Don’t panic over parking garage

It is troubling that the first floor of Grand Junction’s two-and a a-half-year-old parking garage is so often nearly empty. A vacancy rate of 92 percent, as has been the case so far this month, is not indicative of high public acceptance of the parking facility.

But the vacancy rate on the first floor of the parking garage may actually be due to the success of the top three floors of the structure.

Simply put, the top three floors of the garage — used by city employees or workers with local businesses — keep more than 250 vehicles each day from using on-street parking in the downtown area. And that means 250-plus parking spots are generally available on downtown streets that would likely be filled by people working downtown if the parking garage hadn’t been built. As a result, motorists heading downtown for a temporary visit usually can find a parking spot without utilizing the parking garage.

Alpine Bank, which contributed to the construction cost of the parking garage, leases one floor of the structure for its employees. The city of Grand Junction uses some of the upper-level spaces for its employees, and leases other spaces on a monthly basis to other businesses.

There are undoubtedly other factors that influence people’s decisions to park somewhere other than the parking garage. For one thing, some people just don’t like the cavernous atmosphere of a parking structure, and prefer to leave their vehicles outside on sunny streets. Also, the pay system at the parking structure requires motorists to walk to one end of the structure to pay. It isn’t as user-friendly as dropping a few coins in a parking meter right next to one’s car.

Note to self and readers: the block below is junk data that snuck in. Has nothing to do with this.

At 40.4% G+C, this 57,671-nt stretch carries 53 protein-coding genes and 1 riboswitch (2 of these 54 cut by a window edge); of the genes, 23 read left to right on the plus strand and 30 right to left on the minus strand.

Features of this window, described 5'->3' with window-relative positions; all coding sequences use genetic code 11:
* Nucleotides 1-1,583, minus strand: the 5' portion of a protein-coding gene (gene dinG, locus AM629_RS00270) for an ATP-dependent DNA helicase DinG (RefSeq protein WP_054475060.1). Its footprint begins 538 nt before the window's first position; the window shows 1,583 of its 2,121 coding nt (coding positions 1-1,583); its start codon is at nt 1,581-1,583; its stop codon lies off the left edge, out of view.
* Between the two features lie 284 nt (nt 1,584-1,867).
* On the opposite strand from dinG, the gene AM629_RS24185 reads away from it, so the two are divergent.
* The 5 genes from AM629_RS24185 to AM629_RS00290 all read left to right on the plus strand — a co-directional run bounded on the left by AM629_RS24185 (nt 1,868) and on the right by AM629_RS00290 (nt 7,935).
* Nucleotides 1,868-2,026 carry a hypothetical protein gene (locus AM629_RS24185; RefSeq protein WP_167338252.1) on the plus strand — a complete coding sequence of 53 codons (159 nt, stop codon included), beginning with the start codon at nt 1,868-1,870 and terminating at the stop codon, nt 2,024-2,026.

Even so, when there is a downtown event that attracts a lot of vehicles and parking is harder to come by, the public parking on the first level is well-utilized, said Heidi Hoffman Ham, executive director of the Downtown Development Authority.

“I don’t think most people don’t like the parking garage,” Ham said. “It’s just that they can usually find a place on the streets.”

The city should consider changes to make the parking structure more attractive to motorists, such as improving the pay system and reducing the cost of parking there. Charging 25 cents an hour and having the first level half full would be better than the current 50 cents an hour, with the structure virtually empty.

And people should recognize one major reason parking is so readily available on downtown streets these days is because the parking garage has been successful in getting so many vehicles of downtown workers off the streets.


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